October 19, 2015

Sharing a Ride to Sustainability

Sharing a Ride to Sustainability

Car by car, driving is getting greener in Malaysia

Kuala Lumpur loses an estimated RM5.5billion ($1.3billion) in productivity every year due to traffic.  In fact, every one of Malaysia’s major cities has a nasty traffic problem, and together they create a big, ugly obstacle to sustainable development.  With bus lines backed up, public transportation expansions years away from completion and expensive highway projects not doing much to help, the quickest fix would be simply to reduce the amount of vehicles on the road.

To this end, the idea of ride sharing sounds particularly appealing.  Many Malaysians would agree, as evidenced by the growth of ride sharing and carpooling apps like tripda.  Tripda allows commuters with empty seats in their cars to connect with passengers heading the same direction, and is catching on fast in Malaysia.  With ride sharing programs like Tripda, travel costs are shared, the number of cars on the road shrinks, and petrol consumption and emissions are reduced.  All these factors go towards alleviating Malaysia’s traffic woes – which take a serious toll on the environment, social welfare and overall economic development.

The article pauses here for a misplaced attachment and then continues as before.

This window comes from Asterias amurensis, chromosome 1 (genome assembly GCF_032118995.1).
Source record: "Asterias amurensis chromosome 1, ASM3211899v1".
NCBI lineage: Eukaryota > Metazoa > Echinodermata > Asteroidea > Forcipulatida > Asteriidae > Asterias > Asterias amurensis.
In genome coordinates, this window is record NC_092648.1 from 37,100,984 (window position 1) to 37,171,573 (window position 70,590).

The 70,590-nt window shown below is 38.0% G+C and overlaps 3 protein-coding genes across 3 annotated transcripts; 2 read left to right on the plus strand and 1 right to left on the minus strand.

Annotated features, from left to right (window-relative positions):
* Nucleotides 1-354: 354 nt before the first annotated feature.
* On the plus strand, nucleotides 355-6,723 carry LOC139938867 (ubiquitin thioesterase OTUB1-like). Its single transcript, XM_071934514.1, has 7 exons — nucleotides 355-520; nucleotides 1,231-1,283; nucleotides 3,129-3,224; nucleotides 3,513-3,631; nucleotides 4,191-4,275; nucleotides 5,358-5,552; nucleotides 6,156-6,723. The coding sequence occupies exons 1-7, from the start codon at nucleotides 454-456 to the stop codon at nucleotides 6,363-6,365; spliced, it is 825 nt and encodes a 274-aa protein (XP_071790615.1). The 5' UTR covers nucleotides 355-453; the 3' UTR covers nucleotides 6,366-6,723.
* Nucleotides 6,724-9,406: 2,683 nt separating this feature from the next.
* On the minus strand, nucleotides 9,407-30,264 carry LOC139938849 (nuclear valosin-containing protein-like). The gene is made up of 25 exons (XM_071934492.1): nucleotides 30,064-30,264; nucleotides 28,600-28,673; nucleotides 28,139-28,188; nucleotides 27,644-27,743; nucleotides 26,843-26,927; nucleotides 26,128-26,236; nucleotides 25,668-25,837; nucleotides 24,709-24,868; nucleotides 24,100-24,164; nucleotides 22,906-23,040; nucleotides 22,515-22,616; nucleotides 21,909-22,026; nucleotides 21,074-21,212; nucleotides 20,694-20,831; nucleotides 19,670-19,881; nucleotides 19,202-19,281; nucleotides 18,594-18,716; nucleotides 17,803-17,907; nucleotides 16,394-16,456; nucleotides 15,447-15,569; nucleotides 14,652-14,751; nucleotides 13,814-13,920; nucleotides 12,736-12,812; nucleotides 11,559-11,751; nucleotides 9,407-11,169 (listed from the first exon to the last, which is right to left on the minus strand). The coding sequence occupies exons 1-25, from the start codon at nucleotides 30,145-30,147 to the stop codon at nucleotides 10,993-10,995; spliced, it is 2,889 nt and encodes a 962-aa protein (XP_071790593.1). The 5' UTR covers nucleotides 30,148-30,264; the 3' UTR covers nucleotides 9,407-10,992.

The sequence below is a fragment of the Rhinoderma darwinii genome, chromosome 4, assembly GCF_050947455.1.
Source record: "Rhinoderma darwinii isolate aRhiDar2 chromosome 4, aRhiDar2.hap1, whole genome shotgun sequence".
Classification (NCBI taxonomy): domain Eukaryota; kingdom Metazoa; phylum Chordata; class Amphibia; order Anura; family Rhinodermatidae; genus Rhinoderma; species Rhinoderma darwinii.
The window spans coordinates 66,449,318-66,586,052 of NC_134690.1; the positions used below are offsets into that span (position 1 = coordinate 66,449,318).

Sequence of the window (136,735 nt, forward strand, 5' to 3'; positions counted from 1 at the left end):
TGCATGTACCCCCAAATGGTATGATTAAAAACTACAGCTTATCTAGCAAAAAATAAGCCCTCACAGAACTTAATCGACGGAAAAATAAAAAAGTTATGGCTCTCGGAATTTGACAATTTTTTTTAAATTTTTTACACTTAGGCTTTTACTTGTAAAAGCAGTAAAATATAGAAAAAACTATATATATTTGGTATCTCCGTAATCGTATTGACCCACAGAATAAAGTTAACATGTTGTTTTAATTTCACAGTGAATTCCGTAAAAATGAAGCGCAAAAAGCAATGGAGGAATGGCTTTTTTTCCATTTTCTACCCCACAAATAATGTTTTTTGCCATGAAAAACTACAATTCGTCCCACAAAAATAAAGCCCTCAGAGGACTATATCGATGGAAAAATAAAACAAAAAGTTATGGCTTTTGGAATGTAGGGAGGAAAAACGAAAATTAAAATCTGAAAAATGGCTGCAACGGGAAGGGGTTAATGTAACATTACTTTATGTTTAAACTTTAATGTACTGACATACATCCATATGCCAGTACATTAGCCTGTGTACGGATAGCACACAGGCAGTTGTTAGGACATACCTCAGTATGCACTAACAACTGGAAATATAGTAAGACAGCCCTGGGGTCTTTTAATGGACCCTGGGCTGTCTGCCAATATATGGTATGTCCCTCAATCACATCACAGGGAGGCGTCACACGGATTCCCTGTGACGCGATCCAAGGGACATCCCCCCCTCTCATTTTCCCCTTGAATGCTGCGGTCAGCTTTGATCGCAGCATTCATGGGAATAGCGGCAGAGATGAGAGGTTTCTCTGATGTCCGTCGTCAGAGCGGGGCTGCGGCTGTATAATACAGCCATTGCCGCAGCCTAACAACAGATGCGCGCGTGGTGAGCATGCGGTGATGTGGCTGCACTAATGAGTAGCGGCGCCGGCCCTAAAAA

Not only do the fumes that cars and diesel-powered trucks and scooters pump into the air contribute to global warming, they are extremely hazardous to one’s health.  A recent study revealed that long-term exposure to traffic pollution is associated with a 13 percent increase in the risk of heart attacks and angina.  Traffic is also costing Malaysia billions by hobbling productivity, and sky-high car prices (Malaysia is the world’s second most expensive place in the world to buy a car) are putting families and individuals into debt (51% of all household debt in Malaysia is tied up in car loans).

Taking all this into consideration, ride sharing is a good deal for individual users and their entire nation.  For the workers sitting in traffic, the sufferers of pollution-induced respiratory diseases, and the environment bearing the brunt of climate change, the fact that Tripda intends to make carpooling the number one means of transport in the country is welcome news.

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